The second experience was absolutely surreal. We were walking along a quiet section of Asi Ghat at night . The Ghats are very busy during the day with pilgrims and vendors but at night it quiets down only with an occasional stray dog barking, or a small group of elders discussing the rotten state of politics or a group of young men laughing and lollygagging. Near the river bank in a dark obscure corner we saw a man sitting in the lotus position completely covered from head to toe in white cloth with a clean copper bowl of Ganges water next to him. We observed him for some time and realized that he was in deep meditation. I later read that “Covering the whole body above the crown chakra( skull) activates, what the yogis call the sarasu and it is from here that the soul is said to descend into the child at birth or leave when cremated.. Sarasu is also a huge energy field. By covering the head, the energy is retained to help the inner fire build.”
We were completely blown by this sight. One needs to be there to understand the gravity of the moment and not being an Indian did not deter Dave from appreciating the moment. The next morning I was up by 5:30 AM ,a time of intense activity amongst the ritualists and the purists along the banks of the river and there I saw the same slender figure in white cloth saying his morning prayers under the Peepal tree to Lord Siva. (see the picture of a slender figure doing Puja under a tree)

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The last experience that I am about to write was one of extreme sadness and raised the question of belief over propriety. It was around 11:00 Am as we approached Dashwamedh Ghat after a long walk along the 80 or so bathing Ghats on the river bank. The sun was shining bright and the temperature was hovering around 95 F. Close to the water the activities were numerous: pilgrims performing ritual dips, families taking a plunge fully clothed, local children playing, an occasional dog or monkey trying to grab some food offerings to the river, Brahmin priests conducting family prayers, barbers shaving heads of pilgrims who have vowed that as a sacrifice to Ganga. Amidst all these activities was a very old man, quite infirm, curled up on the steps writhing gently with very little sound coming out of him. Each lap of a wave would briefly inundate him with water. I realized that he was dying and was left there to die. We were distraught and did not know what to do and ended up inquiring about his condition to a nearby vendor of religious articles. He mentioned that many poor people leave their very old and infirm to die here since they have no money to cremate them and hope that the river will consume him . While we were shocked, all the activities around him were going on as though nothing happened. Full of guilt we walked away so as not to interfere with this cruel form of euthanasia. Filled with curiosity we came back an hour later to realize that he was not there anymore. We only hoped that one of the many volunteer /NGO took care of him. I searched the web for articles similar to what we had seen and found none.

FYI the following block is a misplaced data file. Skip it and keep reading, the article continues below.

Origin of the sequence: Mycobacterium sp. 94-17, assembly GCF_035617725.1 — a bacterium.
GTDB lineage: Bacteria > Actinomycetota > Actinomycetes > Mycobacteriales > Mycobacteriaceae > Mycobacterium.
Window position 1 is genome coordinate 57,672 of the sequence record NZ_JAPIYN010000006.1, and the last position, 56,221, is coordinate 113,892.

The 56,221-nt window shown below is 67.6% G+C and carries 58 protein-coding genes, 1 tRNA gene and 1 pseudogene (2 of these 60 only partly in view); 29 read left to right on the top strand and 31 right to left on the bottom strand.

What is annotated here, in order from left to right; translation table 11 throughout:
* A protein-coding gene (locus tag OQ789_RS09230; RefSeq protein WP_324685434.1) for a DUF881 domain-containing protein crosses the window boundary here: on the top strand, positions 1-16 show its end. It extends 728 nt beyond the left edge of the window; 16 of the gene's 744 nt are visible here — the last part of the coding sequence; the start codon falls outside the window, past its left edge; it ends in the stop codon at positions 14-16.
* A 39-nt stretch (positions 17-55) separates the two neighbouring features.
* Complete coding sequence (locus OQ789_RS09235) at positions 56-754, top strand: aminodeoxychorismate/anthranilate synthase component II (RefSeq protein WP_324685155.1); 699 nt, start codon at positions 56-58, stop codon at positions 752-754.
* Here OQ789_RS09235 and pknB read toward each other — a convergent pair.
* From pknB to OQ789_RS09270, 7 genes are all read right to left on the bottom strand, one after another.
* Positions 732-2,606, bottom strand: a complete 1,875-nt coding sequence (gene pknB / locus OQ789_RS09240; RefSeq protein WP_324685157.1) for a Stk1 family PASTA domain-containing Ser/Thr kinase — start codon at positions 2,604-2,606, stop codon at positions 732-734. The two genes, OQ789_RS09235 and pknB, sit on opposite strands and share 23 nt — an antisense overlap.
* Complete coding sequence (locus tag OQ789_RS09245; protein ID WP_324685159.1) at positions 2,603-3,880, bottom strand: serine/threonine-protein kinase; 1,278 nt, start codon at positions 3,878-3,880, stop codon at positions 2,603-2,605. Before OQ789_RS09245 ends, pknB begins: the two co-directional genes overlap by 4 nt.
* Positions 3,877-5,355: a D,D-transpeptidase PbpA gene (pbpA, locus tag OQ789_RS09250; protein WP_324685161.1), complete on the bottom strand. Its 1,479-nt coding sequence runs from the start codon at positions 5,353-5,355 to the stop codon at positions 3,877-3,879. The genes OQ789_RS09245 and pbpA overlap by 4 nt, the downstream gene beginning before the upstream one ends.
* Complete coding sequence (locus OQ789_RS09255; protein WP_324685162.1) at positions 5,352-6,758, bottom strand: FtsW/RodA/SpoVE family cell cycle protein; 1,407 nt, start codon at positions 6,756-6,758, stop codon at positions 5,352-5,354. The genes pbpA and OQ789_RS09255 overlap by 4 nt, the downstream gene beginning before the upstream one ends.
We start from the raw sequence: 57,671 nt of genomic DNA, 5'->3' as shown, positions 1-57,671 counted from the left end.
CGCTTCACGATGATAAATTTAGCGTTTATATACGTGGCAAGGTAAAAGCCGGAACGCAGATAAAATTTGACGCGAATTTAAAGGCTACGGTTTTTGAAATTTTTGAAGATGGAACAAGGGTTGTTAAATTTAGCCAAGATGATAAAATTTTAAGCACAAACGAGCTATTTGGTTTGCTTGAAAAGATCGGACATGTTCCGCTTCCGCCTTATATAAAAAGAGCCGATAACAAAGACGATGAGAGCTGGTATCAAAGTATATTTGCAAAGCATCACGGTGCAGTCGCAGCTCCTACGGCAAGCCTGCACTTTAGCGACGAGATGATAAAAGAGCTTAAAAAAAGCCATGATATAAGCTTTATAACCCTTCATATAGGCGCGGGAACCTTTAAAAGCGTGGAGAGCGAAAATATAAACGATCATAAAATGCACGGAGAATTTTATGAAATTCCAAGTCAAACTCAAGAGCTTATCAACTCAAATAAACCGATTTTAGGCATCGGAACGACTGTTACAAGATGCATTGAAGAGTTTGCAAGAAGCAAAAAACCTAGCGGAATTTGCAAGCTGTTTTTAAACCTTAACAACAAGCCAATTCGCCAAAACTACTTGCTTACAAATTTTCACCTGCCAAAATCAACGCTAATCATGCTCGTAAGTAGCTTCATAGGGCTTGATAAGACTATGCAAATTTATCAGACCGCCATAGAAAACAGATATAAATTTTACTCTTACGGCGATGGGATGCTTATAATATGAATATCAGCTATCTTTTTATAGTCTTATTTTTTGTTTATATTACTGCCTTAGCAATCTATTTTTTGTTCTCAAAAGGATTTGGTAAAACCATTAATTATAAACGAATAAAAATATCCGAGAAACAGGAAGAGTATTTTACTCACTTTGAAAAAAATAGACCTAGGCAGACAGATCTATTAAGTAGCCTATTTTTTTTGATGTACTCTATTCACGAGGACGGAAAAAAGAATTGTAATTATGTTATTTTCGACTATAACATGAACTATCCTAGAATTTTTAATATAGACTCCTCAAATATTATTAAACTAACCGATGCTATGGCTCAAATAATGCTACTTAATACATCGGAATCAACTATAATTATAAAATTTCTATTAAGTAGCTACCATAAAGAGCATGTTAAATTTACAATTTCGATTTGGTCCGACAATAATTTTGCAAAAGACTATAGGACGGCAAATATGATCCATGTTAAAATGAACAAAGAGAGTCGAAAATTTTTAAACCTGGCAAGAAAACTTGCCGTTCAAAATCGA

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The water’s edge of Varanasi, where Buddha preached and Tulsi Das composed the Hindu epic Ramayana is still a place filled with wonderment; of life, of meditation, of sacrifices, of learning and the corruption of the body and its aftermath. It brings out emotions of love, sympathy, empathy, devotion, agony ,grief and misery.

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Posted by Ramdas Iyer 14:15 Archived in India Tagged ganges varanasi ganga kasi beneras Comments (4)

The Funeral Masquerade Dance of the Dogon, Mali

A vanishing tradition of a fascinating people by Ramdas Iyer

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Any visitor to our house will appreciate my large collection of African art: especially that of the Dogon people. West Africa is such a rich cultural place that rapid Islamization, past Christian conversions and pressures of a modern world, I imagine, will soon dilute this richness. Self ordained as a world traveler I was searching hard to find an untouched part of Africa to travel to and decided on Mali, home to the Bambara, Dogon, Bobo, Bozo, Songhai and Arabic tribes like the Tuaregs. My biggest fear was to obtain permission for Arjuna to miss school for 2 weeks in order undertake this adventure: the Principal at Randolph High acquiesced.
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The Dogon live on the Bandigara Escarpment, a sandstone cliff up to 1640 ft high stretching 90 miles on the Sahel desert. A world heritage site for its unique cultural achievements, the escarpment is 500 miles from Bamako, the capital. These villages were established around 900 AD as a result of the collective refusal of the Dogon people to convert to Islam. The escarpment gave protection from frequent Islamic slave raids common in West Africa until the late 17th Century.